Saturday, January 31, 2009

Teenage girls chatting on Facebook at high risk of depression

Adolescent girls using electronics to obsess over romantic disappointments more likely to become anxious, depressed.

Of course, girls are more likely than boys to discuss emotions, but actually repeating their feelings over and over can lead to unhealthy activity.

Stony Brook University in New York psychology professor Joanne Davila and colleague Lisa Starr, conducted an experiment by interviewing 83 girls around the age of 13. They followed up with the girls a few years later to continue their testing of depression symptoms.

Their report was published in the The Journal of Adolescence and found that repeatedly discussing problems with friends leads to higher levels of depression.

Davila and Starr also found that text messaging among teens is also a bad idea, because it can make them more anxious.

Other than girls, Davila said that boys are also at risk.

"It's most likely they are discussing the game last night or meeting up, but there's a possibility they could start discussing emotional problems more than in the past which would put them at risk."

Finally a study proves that gossiping via text message or Facebook could prove miserable.

Link to story on

Friday, January 30, 2009

N.C. State women's basketball coach dies

Women's college basketball lose legendary coach at 66 to cancer.

N.C. State head coach Kay Yow died on Jan. 25 after losing a long battle with cancer, dating back to 1987 when she underwent surgery for breast cancer.

During her career, Yow inspired generations of players, won 737 games, is honored in the Women's Basketball Coach Hall of Fame and is No. 6 on the women's coaching career list.

After Yow's surgery in the late '80s, the cancer returned over a decade later in 2004. Yow was told in 2006 that the cancer had spread to her liver, and took a 16-game leave of absence. Even though Yow wasn't sitting on the sidelines rooting her team on, her players brought a lot of heart and passion to prove to Yow just how much she meant to them.

Watching N.C. State upset No. 1 ranked Duke in the A.C.C. tournament in 2007 really gave Yow a reason to continue coaching. Her players wanted to win the NCAA championship for their coach, and she wanted them to achieve something they could cherish for the rest of their lives.

Following Yow's return, players began wearing pink shoelaces and headbands for breast cancer.

The NCAA also got involved with Women's Basketball Coaches Association's "Think Pink" or now "Pink Zone" to help raise money to be donated to the Kay Yow/WBCA Cancer Fund.

Teams participating in "Think Pink" or "Pink Zone" would not only wear pink accessories but wore pink uniforms to raise awareness about breast cancer and money for the foundation.

Unfortunately, N.C. State did not make it to the final four, but did inspire people with their determination to overcome ranking status and make an impression early on in the year.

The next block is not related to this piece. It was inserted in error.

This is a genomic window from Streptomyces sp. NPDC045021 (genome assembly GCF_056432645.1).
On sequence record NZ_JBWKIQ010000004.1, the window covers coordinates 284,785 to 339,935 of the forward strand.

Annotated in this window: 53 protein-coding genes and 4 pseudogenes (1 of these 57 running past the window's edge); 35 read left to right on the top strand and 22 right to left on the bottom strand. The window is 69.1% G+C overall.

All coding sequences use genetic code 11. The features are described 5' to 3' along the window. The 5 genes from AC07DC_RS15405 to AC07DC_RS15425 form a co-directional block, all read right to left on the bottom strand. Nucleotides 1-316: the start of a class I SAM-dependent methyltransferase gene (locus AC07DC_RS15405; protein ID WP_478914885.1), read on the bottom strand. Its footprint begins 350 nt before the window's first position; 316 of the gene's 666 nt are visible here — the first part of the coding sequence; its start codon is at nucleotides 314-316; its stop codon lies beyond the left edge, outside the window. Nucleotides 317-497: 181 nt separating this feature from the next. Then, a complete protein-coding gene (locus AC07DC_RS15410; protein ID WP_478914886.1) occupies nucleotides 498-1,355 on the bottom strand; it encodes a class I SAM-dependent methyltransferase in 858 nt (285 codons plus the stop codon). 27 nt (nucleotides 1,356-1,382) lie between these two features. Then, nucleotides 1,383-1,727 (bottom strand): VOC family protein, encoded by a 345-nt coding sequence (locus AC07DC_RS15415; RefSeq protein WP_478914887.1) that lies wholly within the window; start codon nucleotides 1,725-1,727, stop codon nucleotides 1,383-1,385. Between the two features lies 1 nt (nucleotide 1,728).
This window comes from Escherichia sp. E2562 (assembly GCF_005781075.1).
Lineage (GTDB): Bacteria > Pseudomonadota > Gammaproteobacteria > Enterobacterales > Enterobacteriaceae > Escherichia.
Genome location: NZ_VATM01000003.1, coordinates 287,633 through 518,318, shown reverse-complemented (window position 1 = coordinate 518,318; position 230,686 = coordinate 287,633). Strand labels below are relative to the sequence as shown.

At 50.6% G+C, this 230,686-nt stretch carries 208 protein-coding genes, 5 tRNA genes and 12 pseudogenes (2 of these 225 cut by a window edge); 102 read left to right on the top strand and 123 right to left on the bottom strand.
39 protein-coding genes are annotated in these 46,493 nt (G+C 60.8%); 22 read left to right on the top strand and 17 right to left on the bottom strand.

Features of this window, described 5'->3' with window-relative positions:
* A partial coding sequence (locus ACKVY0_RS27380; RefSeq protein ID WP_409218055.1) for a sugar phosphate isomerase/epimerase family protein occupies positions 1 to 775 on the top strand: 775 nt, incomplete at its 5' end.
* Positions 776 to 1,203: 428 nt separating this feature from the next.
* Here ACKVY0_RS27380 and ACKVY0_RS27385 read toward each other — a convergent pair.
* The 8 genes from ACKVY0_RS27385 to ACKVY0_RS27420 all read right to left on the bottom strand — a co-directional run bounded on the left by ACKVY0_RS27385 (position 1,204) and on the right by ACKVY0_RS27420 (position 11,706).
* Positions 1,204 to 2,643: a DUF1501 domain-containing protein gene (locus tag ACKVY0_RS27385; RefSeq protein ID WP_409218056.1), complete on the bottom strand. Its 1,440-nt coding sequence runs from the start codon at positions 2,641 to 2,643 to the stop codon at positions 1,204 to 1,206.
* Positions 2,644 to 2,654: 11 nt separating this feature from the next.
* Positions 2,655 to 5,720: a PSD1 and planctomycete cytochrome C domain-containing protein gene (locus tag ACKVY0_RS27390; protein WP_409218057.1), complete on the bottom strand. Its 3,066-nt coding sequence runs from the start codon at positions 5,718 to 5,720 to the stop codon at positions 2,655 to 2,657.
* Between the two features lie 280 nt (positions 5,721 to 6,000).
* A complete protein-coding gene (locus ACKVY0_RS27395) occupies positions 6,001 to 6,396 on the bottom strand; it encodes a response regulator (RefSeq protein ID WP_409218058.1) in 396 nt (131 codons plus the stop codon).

Kay Yow's obituary in The New York Times.

Tuesday, January 27, 2009

The Unborn: Jumby wants to send tweets

If only babies could tweet...oh wait they can!

I wasn't aware that fetuses were capable of sending tweets to people on Twitter, but I guess anything is impossible these days.
Twitter is a site where people can have discussions and send short "tweets" or messages of 140 characters to people. It's a great way of spreading news and reporting on events live, so naturally journalists use it; however, apparently they aren't the only ones.

Baby Tyler's dad hooked his son up to his new invention called a "Kickabee," which sends tweets to followers every time a baby kicks in the womb. The signal is carried through a belt worn by the mother.

Tyler has now become the world's youngest twitter user. Wow.
I wonder how many people would follow Bristol Palin's baby...

Monday, January 26, 2009

Texas basketball coach fired after 100-0 win

Usually coaches are rewarded and congratulated after a huge win; however, Covenant School Head Coach Micah Grimes was fired Sunday after refusing to back off the pressure against opponent Dallas Academy.

Grimes also sent an e-mail to a newspaper on Sunday, claiming that he would not apologize for the large marginal win. He said that the ladies of Dallas Academy should be ashamed, but that he was proud of his ladies for playing with "honor and integrity."

Then again, the academy specializes in helping students with "learning differences," such as short attention spans and dyslexia, and hasn't won a game in four seasons. This alone should have given Grimes a hint that feeding his own winning streak would only crush the other girls.

At half time, Covenant School led Dallas Academy 59-0, so why didn't Grimes pull his main string out and give other players some time on the court? With a lead of 59, Grimes could have afforded to lose a couple of turnovers, rebounds and let the athletes play for the love of the game instead of statistical purposes.

Despite Covenant's lead, Dallas Academy did not give up, which is something that shows a great deal about their individual characters. What started out as a disappointing and excruciating game to watch, soon turned into a teaching session for Dallas coaches.

Link to ABC News story
Link to ESPN video on Dallas Academy